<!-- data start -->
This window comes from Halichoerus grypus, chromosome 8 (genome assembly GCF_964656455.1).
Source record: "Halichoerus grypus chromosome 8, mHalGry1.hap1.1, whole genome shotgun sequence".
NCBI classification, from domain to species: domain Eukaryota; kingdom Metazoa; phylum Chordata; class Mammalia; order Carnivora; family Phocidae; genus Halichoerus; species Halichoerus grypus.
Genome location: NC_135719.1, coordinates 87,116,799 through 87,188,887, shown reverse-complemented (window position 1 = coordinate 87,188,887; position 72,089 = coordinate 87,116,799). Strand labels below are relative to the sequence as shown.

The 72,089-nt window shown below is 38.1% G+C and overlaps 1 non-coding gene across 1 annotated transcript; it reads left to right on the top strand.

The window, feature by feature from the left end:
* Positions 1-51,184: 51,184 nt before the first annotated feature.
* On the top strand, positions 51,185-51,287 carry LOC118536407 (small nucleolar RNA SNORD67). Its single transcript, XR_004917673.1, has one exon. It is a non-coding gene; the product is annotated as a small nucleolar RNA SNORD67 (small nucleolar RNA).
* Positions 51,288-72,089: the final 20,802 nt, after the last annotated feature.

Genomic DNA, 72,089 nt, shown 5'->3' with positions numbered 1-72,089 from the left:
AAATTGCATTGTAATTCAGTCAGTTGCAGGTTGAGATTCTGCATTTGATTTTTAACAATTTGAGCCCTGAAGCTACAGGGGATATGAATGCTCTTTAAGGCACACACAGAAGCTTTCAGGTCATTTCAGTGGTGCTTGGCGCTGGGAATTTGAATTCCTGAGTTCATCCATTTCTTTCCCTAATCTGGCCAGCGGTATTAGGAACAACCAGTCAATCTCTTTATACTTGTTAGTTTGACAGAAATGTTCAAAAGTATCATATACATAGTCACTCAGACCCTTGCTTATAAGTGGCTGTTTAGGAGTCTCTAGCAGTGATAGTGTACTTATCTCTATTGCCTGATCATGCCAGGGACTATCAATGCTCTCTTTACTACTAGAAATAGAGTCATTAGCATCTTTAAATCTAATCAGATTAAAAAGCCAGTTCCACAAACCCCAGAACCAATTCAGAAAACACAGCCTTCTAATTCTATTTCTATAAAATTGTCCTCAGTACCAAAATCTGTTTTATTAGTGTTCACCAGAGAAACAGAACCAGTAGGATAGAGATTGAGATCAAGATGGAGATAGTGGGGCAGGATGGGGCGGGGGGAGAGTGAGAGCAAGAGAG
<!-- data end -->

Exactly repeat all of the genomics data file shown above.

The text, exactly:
This window comes from Halichoerus grypus, chromosome 8 (genome assembly GCF_964656455.1).
Source record: "Halichoerus grypus chromosome 8, mHalGry1.hap1.1, whole genome shotgun sequence".
NCBI classification, from domain to species: domain Eukaryota; kingdom Metazoa; phylum Chordata; class Mammalia; order Carnivora; family Phocidae; genus Halichoerus; species Halichoerus grypus.
Genome location: NC_135719.1, coordinates 87,116,799 through 87,188,887, shown reverse-complemented (window position 1 = coordinate 87,188,887; position 72,089 = coordinate 87,116,799). Strand labels below are relative to the sequence as shown.

The 72,089-nt window shown below is 38.1% G+C and overlaps 1 non-coding gene across 1 annotated transcript; it reads left to right on the top strand.

The window, feature by feature from the left end:
* Positions 1-51,184: 51,184 nt before the first annotated feature.
* On the top strand, positions 51,185-51,287 carry LOC118536407 (small nucleolar RNA SNORD67). Its single transcript, XR_004917673.1, has one exon. It is a non-coding gene; the product is annotated as a small nucleolar RNA SNORD67 (small nucleolar RNA).
* Positions 51,288-72,089: the final 20,802 nt, after the last annotated feature.

Genomic DNA, 72,089 nt, shown 5'->3' with positions numbered 1-72,089 from the left:
AAATTGCATTGTAATTCAGTCAGTTGCAGGTTGAGATTCTGCATTTGATTTTTAACAATTTGAGCCCTGAAGCTACAGGGGATATGAATGCTCTTTAAGGCACACACAGAAGCTTTCAGGTCATTTCAGTGGTGCTTGGCGCTGGGAATTTGAATTCCTGAGTTCATCCATTTCTTTCCCTAATCTGGCCAGCGGTATTAGGAACAACCAGTCAATCTCTTTATACTTGTTAGTTTGACAGAAATGTTCAAAAGTATCATATACATAGTCACTCAGACCCTTGCTTATAAGTGGCTGTTTAGGAGTCTCTAGCAGTGATAGTGTACTTATCTCTATTGCCTGATCATGCCAGGGACTATCAATGCTCTCTTTACTACTAGAAATAGAGTCATTAGCATCTTTAAATCTAATCAGATTAAAAAGCCAGTTCCACAAACCCCAGAACCAATTCAGAAAACACAGCCTTCTAATTCTATTTCTATAAAATTGTCCTCAGTACCAAAATCTGTTTTATTAGTGTTCACCAGAGAAACAGAACCAGTAGGATAGAGATTGAGATCAAGATGGAGATAGTGGGGCAGGATGGGGCGGGGGGAGAGTGAGAGCAAGAGAG